Respondent subsequently sold her home and advised appellant of her readiness to pay her debt to him. He replied, ‘What do you think I am? Property has gone up. I cut myself in on that property in case you don't know it * * * I am half owner * * * Do you think I am a fool? * * * The property is worth about $22,000 now.’ Her efforts to induce him to accept payment of his loan and to give her an accounting of the rents were futile. Her testimony was corroborated by the escrow clerk to the effect that appellant received a commission of $750 from the seller of lot 56; that after the deed for a half interest was signed by respondent the bank took instructions ‘to use the deed in escrow without collection, for her account’; that respondent was present but had nothing to say about the instructions which in each instance were given by appellant; that he did not sign the Curran note or trust deed for the $8,500 loan.
While the escrow was pending appellant drew $1,000 from the joint bank account of himself and his wife to whom he stated that he was making a loan to complete the transaction because Mrs. Gaudio did not have the total amount of the purchase price. He subsequently told her that he had loaned respondent the commission. In August, 1946, when Mrs. Hoskins inquired as to where he got the money to buy a one-half interest in lot 56, he replied that it was his commission and the loan to respondent, and that ‘it was very customary when you loaned money in escrow to accept a deed for a part of the property to secure your loan. He told me it was written in the California real estate law.’ On another occasion he told his wife that he would not release his title; ‘that he owned a half interest in the property, and he was not going to release that univided one-half interest as the property had increased in value, and he felt if he did release it he would be entitled to the increase in the value of the property.’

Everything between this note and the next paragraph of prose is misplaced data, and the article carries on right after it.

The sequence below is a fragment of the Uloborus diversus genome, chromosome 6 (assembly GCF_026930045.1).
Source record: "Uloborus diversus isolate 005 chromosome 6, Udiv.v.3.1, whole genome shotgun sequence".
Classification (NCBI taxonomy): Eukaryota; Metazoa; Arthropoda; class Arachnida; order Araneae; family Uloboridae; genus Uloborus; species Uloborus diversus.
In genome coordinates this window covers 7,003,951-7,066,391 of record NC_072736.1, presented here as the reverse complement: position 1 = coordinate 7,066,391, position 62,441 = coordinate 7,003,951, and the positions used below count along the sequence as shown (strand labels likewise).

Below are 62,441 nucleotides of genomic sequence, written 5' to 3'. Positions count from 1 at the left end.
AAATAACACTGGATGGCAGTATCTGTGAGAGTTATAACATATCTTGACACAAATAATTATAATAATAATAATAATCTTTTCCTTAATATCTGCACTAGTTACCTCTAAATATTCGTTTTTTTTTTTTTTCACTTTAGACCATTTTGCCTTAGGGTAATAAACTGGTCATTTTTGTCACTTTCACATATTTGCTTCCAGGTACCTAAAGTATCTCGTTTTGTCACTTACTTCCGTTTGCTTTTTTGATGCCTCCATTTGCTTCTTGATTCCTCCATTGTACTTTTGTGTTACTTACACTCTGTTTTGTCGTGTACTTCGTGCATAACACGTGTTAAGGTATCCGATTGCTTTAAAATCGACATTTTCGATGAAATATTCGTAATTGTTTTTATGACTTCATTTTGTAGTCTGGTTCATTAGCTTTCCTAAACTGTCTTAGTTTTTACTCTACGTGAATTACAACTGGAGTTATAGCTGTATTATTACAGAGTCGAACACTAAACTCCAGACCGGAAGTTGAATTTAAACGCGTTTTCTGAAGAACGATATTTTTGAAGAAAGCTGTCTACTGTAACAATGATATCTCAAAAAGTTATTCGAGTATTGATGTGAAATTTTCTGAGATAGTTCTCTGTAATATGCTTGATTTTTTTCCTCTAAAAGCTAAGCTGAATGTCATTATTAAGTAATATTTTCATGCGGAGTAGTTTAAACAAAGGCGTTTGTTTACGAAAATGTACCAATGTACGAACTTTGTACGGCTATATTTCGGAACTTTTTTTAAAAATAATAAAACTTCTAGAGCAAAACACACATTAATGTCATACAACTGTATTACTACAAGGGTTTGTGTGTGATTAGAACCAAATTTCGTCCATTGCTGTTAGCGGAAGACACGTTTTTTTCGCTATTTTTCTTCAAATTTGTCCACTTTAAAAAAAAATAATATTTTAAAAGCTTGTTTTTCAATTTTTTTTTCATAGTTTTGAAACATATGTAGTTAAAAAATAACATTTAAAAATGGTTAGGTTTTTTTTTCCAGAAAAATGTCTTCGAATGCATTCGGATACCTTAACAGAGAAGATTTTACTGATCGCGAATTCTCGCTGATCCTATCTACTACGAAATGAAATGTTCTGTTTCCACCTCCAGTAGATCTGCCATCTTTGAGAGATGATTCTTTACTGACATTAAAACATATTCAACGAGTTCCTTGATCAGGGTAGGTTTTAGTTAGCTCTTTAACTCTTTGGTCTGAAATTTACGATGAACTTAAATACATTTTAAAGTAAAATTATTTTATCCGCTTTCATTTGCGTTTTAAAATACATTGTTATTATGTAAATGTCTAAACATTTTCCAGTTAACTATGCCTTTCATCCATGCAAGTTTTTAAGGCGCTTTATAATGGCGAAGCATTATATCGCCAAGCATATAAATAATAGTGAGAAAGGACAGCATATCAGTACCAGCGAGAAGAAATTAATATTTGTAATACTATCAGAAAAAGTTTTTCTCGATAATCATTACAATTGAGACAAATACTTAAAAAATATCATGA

Appellant testified that he told Mrs. Curran that her loan was for Mrs. Gaudio; he did not sign the note or otherwise obligate himself to pay it; he had never paid respondent anything; he desired to give her a note at the escrow for his share of the purchase price but ‘she didn't want it.’ He collected the rentals earned by the property and deposited them to the account of respondent. He did not pay any taxes on the property; neither did he report on his income tax return any rents collected or any interest paid in 1945.
While appellant gave certain testimony contrary to the evidence of respondent, the court determined that the proof of respondent was true; that appellant advanced $1,850 to respondent; that he presented to her for execution an instrument which he represented to her was to be made and delivered to him as security for his loan and that she executed it while reposing full confidence in him and while relying wholly upon his experience and integrity, without seeking other advice; that while the writing was in form a deed purporting to grant appellant an undivided one-half interest in lot 56, yet it was intended to be and is a mortgage; that it was obtained from respondent without adequate consideration and by means of false representations and by unfair advantage taken of her confidence in him. It was concluded that respondent is entitled to a discharge and cancellation of such mortgage upon payment by her of $1,850 with interest at six per cent from August 1, 1944, to March 1, 1945.